Sri Lankan President Ranil Wickremesinghe said that the Free Trade Agreement would be revived and upgraded into a comprehensive economic and technological partnership.
He pointed out Sri Lanka and India gradually have to wean themselves out of the barriers to investment and the non-tariff barriers to trade especially in relation to Sri Lanka Indo economic relations.
He made these observations addressing the Sri Lanka India Society (SLIS) get together held at the Taj Samudra Hotel in Colombo on Thursday (15) evening to mark the 75th anniversary of independence of India.
Following is the full speech made by the President:
Your Excellency, the High Commissioner, Honourable Minister of Foreign Affairs, Distinguished guests and friends.
First, I must thank Mr. Kumar Nadesan for all the nice things he said about me. No doubt influenced by the fact that I have given a moratorium for the newspaper industry. I must say, you all have set up a record, looking at last year and this year, that two people from the same school and the same class have been the chief guest at these meetings. It gives me great pleasure to be here with you all on the 75th anniversary of India’s independence. As I said earlier, the late Jawaharlal Nehru, Pundit Ji’s speech that day, traced with destiny, referred not only to India but I think to all of Asia. Even before India became independent in 1946, you called the first Asian Relations Conference that paved the way for the Asian nations to get together. Subsequently, other Asians and Africans got together. Actually, India in that sense was the head of the others. China came in only in 1949 and Japan in 1952, the three greats that constitute the main powers of Asia.
We also have to remember the achievements of India. India was born out of a partition of states put together and there was a question of how long India would last. So India has lasted 75 years and therefore will last very much longer. There is no doubt of that. In this you must remember two individuals, one is Deputy Prime Minister, Vallabhbhai Patel, who did the work of bringing some of the states together, especially the more difficult ones. And most of all Pandit Ji who established India, the concept of India and the Indian identity. So that itself is a tribute and the achievement of India.
India and Sri Lanka have many things in common. That is symbolised by your flag carrying the Ashoka Chakra. Under Ashoka, the great Emperor, Buddhism came to Sri Lanka. The Mauryan rule came to Sri Lanka. Even after the Mauryan system collapsed with the succeeding Guptas, the Mauryan system of rule came and stayed in Sri Lanka well in the latter part of our dry zone kingdom, the Rajarata Kingdom. So far, institutes of government, the planning of our cities come from this system.
We also had Buddhism, which was sent in by Emperor Asoka and then the Indian flag today symbolises the origin of how Sri Lankan society was built. The two languages we have, Sinhala and Tamil which originated from Sanskrit and Pali to be exact Magadi, which was preached by the Buddha as he went down the Ganges plains. This is just the beginning. So many other systems of customs have come along here from India, from North India, and more so in the last thousand or more years from South India.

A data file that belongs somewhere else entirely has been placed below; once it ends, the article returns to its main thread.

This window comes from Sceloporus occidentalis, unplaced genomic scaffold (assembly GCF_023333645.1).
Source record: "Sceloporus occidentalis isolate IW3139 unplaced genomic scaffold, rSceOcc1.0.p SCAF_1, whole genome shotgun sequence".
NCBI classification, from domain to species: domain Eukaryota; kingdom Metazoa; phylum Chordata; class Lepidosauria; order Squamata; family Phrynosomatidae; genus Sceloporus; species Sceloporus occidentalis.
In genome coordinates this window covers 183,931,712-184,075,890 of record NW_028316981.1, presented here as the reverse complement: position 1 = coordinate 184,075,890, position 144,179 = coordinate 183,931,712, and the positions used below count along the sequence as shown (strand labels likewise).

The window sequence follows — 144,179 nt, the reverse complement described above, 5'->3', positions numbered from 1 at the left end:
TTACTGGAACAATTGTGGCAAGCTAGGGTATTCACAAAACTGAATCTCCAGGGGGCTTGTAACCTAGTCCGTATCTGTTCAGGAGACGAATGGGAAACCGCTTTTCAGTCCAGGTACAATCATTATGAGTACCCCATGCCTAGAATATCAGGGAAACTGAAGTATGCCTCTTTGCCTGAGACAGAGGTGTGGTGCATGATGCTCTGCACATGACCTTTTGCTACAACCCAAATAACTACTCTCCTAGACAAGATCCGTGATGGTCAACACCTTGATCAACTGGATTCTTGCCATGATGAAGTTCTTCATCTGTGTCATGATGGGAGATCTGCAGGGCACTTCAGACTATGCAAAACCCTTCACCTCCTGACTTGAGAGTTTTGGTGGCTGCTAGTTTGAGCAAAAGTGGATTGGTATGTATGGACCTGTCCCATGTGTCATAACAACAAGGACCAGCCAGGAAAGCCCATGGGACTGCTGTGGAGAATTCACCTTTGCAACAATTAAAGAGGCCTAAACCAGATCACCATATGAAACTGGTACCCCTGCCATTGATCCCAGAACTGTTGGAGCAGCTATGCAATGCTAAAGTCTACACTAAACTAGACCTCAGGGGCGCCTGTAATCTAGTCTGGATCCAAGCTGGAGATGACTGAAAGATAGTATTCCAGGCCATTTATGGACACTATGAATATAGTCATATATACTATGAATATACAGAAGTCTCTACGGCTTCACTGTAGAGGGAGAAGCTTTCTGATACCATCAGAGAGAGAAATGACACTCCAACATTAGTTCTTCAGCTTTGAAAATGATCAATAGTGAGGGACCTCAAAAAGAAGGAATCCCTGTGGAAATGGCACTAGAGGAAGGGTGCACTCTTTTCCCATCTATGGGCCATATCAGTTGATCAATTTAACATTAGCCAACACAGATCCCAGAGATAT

You could see a commonality in the customs that have come from Tamil Nadu and the customs that have come from Kerala. Many of you, Sinhalese here are great believers in ‘Rahu Kalaya’- that is what you have got from Kerala. No one gave it to you here. We worship the goddess Pattini, another import from Kerala. So we have here a large number of people, not merely the Buddhist, not merely the Hindus, but even a sizable section of the Muslims who convert to Muslim on the Quran translated to Tamil from South India, so that that shows the influence that India as a continent has had on Sri Lanka.
So we have, now, got independence six months after each other and we have ventured out on a journey. So, there are many common cultural heritages that we have. Religion, culture, as you saw the dancers here, that’s one part. If you look at that red and white that the Kandyan wears, that again is from Kerala, the colour scheme that comes from there. So this is the commonality. We have our differences, but we built on this. And democracy is one thing that is common to us that we built up in the modern age. We must thank the British Empire for giving us cricket, which again has brought all of us together and to India with Bollywood.
These are the new factors which bind us together. So that’s why we always say this is not merely one of a bilateral relationship. It goes beyond that. Take your national anthem written by Rabindranath Tagore and take our national anthem written by a student of Rabindranath Tagore. Tagore was the greatest Indian or Southeast Asian which I could not mention in the first half of the 20th century. He belongs to all of us.
I remember my mother describing the occasion when Rabindranath Tagore came to Sri Lanka. He stayed with my great grandmother and my mother among others had the opportunity of speaking with Rabindranath Tagore. And that’s the description that is worth thinking of. So we’ve been influenced by many of those who came from India, and we have now become one part of the continent joined together.
The irony is that some of those in South India sort of find Colombo more common to them than many parts of North India. So how do we carry on? Whatever we are doing culturally, I don’t think, a government can promote. It will happen automatically. But what is significant is that the Prime Minister of India comes and worships in the Temple of the Tooth and the President of Sri Lanka goes to Tirupati.
I don’t think you can see such a change happening in any other part of the world or any other country. I think we should leave the culture to the people, and leave the arts to the people. They’ll decide what they want and what they don’t want.